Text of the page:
November was a crazy month to say the least. Between local elections, major announcements, new buildings, media coordinating and event planning, there’s no doubt the SPR team had its roller skates on as we helped our clients with their myriad communications needs.
When times get hectic, it can become difficult to sort through your thoughts and easy to get caught up in the fast pace and tight deadlines. Thankfully, when we have an overflowing amount of work to do, I not only have an amazing team who helps each other with whatever a client hands us, but I can easily remind myself that putting people first is one of SPR’s core values. It’s at the top of our social contract and part of my thinking process (along with “What would Mary Ann do?”) Both of those thoughts give me even just the few minutes I need to take a step back and realize who is most important in the given situation.
As the holidays come ever closer, and along with them a chaos very much reminiscent of this past November, I thought this would be a good opportunity to remind everyone that people are at the core of the holiday season, not the material items.
So, I came up with a list of ways to help you make sure the people you live, work and play with know that you appreciate them this holiday season without needing to spend some big bucks.
Send a handwritten card
I know Brian shares my love of *the perfect* paper and *extremely carefully chosen* fonts, but I think we can both attest to the fact that actually picking out a card because you know its recipient will think it’s funny, clever or sweet is way better than the massive email. It’s thoughtful and raw, sometimes even messy, which makes it all the more meaningful.
So much of our time around the holidays is spent trying too hard at things that don’t matter — how will my staircase live up to Joanna Gaines’? Will my turkey be the best anyone’s ever had? Did my family photo get enough likes? But a handwritten card allows you to send a personal message, where you can share a memory, a laugh and even tuck away a photo or two.
Donate your time
If you have a favorite nonprofit you’d love to support but perhaps not the funds to donate this year, consider spending a few hours over the holidays to help with the influx of foot traffic. If this season is just too busy, pledge volunteering hours in the new year to help out — believe it or not, nonprofits can always use a hand.
Not only will this time provide personal interactions with those who benefit from the organization, but also a little perspective of what it’s like to do the physical work it takes to make a nonprofit run. A little humility, especially this time of year, can go a long way.
Share a meal
Coming from a very large Italian family, food is definitely my love language. While not always helping my waistline, my culture has taught me how to gather and converse over something as simple as a good meal.
Especially now that people choose to give experiences rather than items, gathering over the dinner table is a great way to spend time with a loved one without worry of breaking the bank for concert tickets or a weekend getaway. Stick to a date, plan which restaurant or home you’ll meet at and make sure to be present while spending time together. In world where we are easily detached from everyone else, spending simple, uninterrupted quality time with someone is definitely underrated.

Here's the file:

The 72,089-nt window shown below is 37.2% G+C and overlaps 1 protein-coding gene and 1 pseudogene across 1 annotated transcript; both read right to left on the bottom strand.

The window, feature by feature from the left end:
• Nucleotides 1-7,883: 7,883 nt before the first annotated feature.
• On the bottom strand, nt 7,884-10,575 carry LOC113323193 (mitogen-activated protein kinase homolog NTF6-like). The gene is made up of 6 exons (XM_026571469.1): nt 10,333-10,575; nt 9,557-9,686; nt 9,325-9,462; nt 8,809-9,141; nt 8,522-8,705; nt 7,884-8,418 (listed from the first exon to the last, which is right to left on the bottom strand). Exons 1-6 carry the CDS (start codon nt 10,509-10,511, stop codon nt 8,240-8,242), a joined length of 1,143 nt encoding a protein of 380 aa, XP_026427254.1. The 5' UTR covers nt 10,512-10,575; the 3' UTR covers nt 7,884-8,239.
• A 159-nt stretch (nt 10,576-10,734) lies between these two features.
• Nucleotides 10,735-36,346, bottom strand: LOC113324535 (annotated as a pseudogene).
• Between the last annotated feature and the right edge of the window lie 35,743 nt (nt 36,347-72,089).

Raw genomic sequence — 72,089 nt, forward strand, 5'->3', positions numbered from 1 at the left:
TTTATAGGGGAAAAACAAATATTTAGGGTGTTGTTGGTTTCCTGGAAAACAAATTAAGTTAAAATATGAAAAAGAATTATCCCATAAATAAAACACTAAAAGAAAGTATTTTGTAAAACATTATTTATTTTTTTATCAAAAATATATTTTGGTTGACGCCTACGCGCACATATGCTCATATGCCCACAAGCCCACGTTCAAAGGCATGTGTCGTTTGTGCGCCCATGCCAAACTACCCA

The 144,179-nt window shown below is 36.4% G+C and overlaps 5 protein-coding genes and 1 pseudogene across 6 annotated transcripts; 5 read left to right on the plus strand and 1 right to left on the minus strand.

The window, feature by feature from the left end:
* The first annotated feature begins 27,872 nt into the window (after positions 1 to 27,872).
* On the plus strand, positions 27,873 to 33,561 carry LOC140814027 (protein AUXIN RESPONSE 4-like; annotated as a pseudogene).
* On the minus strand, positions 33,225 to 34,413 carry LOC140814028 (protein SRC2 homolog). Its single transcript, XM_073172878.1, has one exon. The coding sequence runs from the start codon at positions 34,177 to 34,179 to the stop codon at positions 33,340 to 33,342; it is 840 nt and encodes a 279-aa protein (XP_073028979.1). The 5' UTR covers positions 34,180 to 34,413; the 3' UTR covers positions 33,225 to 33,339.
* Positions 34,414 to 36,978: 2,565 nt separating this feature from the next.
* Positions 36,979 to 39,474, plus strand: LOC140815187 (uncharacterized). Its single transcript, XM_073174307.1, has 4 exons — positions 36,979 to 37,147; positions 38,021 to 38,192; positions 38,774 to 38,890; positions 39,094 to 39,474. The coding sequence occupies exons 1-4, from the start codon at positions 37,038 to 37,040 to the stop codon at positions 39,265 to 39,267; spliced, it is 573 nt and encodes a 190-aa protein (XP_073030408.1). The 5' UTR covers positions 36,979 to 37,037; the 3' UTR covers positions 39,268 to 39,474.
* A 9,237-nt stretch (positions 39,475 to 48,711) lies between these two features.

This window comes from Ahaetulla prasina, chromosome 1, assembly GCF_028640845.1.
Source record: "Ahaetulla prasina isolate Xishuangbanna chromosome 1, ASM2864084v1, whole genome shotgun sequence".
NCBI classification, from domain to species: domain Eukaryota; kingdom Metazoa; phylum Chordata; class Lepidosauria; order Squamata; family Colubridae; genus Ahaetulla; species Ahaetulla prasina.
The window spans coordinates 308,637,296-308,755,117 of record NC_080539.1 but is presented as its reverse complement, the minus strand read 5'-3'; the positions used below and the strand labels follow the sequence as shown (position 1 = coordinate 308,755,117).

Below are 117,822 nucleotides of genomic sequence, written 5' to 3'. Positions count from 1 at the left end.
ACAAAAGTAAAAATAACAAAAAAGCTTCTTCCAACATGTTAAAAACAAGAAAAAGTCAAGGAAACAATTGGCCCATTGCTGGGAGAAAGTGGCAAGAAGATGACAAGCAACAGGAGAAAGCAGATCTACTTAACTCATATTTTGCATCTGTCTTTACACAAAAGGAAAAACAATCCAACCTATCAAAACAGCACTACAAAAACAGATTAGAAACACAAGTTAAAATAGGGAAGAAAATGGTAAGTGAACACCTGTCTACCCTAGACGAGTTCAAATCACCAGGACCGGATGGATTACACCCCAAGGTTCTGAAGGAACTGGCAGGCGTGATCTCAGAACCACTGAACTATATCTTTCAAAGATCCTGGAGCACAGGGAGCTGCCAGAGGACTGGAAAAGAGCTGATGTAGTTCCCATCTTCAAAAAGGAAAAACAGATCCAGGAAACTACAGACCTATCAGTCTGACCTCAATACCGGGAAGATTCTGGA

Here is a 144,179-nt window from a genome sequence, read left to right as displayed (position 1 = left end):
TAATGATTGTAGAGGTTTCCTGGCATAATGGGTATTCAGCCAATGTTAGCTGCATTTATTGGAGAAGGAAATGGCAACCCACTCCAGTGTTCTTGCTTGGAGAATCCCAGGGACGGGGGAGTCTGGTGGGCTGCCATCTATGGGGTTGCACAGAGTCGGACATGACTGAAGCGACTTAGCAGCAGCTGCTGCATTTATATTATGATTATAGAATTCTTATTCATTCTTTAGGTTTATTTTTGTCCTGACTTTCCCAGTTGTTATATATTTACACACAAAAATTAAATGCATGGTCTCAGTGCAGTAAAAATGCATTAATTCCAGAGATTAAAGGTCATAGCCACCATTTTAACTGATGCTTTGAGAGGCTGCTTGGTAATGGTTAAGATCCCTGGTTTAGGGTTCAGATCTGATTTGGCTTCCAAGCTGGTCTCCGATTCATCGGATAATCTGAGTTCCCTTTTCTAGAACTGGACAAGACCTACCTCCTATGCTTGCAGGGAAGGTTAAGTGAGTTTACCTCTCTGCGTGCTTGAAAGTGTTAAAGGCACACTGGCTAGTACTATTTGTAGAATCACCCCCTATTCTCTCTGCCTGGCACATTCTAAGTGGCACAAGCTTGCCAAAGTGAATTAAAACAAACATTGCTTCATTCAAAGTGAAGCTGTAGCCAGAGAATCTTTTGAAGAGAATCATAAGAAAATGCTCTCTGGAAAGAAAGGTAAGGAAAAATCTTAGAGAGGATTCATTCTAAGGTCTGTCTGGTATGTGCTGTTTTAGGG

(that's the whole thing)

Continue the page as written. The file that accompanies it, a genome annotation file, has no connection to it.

Be kind to those around you
At the airport. At the mall. At your favorite restaurant. At your least favorite restaurant. In front of your kids. In front of no one at all.
As the most stressful time of the year, everyone can be high strung and worrying about how they’re going to next impress their mother-in-law. This is not the Macy’s shoe saleswoman’s fault.
Waiting in line, not finding your size and misplacing your return receipt are among the million other things on service workers’ minds. It’s most certainly their responsibility to make sure they provide quality customer service, but when you’re screaming in their face about something they never had any control over, you’ll most likely find yourself in a worse situation or cause a 16-year-old to cry in the walk-in-cooler.
Having a bit more patience and being mindful of our, quite frankly, first-world problems, is a huge gift you can give to those who may not be on your Christmas list, but are still deserving of your kindness.
Being stuck at home is sometimes the biggest blessing. If you’re snowed in — or not — staying in the house to give yourself a break from the hustle and bustle to binge watch your favorite movies or read that book collecting dust on your nightstand can heal the soul.
Of course, while staying home is certainly a gift for your family, it’s also an important one for yourself. This one keeps you charged for when you have to attend other outings and allows you to be your truest self — even if it means you’re in your pajamas all day and don’t bother to shower. Give yourself this time to unwind and not think about work and the dishes piling up.
Coming from someone who LOVES wrapping and giving presents, the above ideas are not always my first thought, but I’ve found them to be entirely more successful.
Cheers to a wonderful, and hopefully not so stressful, holiday season.